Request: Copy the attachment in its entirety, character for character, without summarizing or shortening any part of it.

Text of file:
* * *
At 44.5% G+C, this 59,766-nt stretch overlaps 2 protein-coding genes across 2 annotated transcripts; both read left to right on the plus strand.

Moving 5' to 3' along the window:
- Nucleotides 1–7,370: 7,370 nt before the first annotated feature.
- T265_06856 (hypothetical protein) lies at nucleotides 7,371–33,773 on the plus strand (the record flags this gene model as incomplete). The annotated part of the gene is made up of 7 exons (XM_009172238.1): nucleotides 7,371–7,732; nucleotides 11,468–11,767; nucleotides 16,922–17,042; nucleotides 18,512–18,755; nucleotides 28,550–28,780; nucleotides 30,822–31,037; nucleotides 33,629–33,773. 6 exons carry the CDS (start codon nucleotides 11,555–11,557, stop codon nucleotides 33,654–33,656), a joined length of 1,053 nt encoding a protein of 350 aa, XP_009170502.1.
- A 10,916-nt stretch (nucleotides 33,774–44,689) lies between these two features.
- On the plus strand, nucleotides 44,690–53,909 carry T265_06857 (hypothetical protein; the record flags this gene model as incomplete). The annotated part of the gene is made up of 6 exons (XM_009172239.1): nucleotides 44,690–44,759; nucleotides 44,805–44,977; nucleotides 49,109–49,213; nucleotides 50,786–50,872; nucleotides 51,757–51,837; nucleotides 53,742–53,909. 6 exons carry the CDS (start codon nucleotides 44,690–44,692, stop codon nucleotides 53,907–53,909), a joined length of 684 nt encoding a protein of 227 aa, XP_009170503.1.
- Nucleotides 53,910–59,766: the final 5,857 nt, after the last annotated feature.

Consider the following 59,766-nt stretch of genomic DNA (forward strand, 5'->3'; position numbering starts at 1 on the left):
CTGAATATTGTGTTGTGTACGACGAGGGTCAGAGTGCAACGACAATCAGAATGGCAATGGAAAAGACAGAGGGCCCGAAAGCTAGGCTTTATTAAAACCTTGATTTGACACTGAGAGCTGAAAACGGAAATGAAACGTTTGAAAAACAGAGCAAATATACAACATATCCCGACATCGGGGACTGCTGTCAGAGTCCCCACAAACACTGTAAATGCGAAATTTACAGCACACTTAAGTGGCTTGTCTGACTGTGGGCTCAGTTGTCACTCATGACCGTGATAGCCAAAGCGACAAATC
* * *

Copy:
At 44.5% G+C, this 59,766-nt stretch overlaps 2 protein-coding genes across 2 annotated transcripts; both read left to right on the plus strand.

Moving 5' to 3' along the window:
- Nucleotides 1–7,370: 7,370 nt before the first annotated feature.
- T265_06856 (hypothetical protein) lies at nucleotides 7,371–33,773 on the plus strand (the record flags this gene model as incomplete). The annotated part of the gene is made up of 7 exons (XM_009172238.1): nucleotides 7,371–7,732; nucleotides 11,468–11,767; nucleotides 16,922–17,042; nucleotides 18,512–18,755; nucleotides 28,550–28,780; nucleotides 30,822–31,037; nucleotides 33,629–33,773. 6 exons carry the CDS (start codon nucleotides 11,555–11,557, stop codon nucleotides 33,654–33,656), a joined length of 1,053 nt encoding a protein of 350 aa, XP_009170502.1.
- A 10,916-nt stretch (nucleotides 33,774–44,689) lies between these two features.
- On the plus strand, nucleotides 44,690–53,909 carry T265_06857 (hypothetical protein; the record flags this gene model as incomplete). The annotated part of the gene is made up of 6 exons (XM_009172239.1): nucleotides 44,690–44,759; nucleotides 44,805–44,977; nucleotides 49,109–49,213; nucleotides 50,786–50,872; nucleotides 51,757–51,837; nucleotides 53,742–53,909. 6 exons carry the CDS (start codon nucleotides 44,690–44,692, stop codon nucleotides 53,907–53,909), a joined length of 684 nt encoding a protein of 227 aa, XP_009170503.1.
- Nucleotides 53,910–59,766: the final 5,857 nt, after the last annotated feature.

Consider the following 59,766-nt stretch of genomic DNA (forward strand, 5'->3'; position numbering starts at 1 on the left):
CTGAATATTGTGTTGTGTACGACGAGGGTCAGAGTGCAACGACAATCAGAATGGCAATGGAAAAGACAGAGGGCCCGAAAGCTAGGCTTTATTAAAACCTTGATTTGACACTGAGAGCTGAAAACGGAAATGAAACGTTTGAAAAACAGAGCAAATATACAACATATCCCGACATCGGGGACTGCTGTCAGAGTCCCCACAAACACTGTAAATGCGAAATTTACAGCACACTTAAGTGGCTTGTCTGACTGTGGGCTCAGTTGTCACTCATGACCGTGATAGCCAAAGCGACAAATC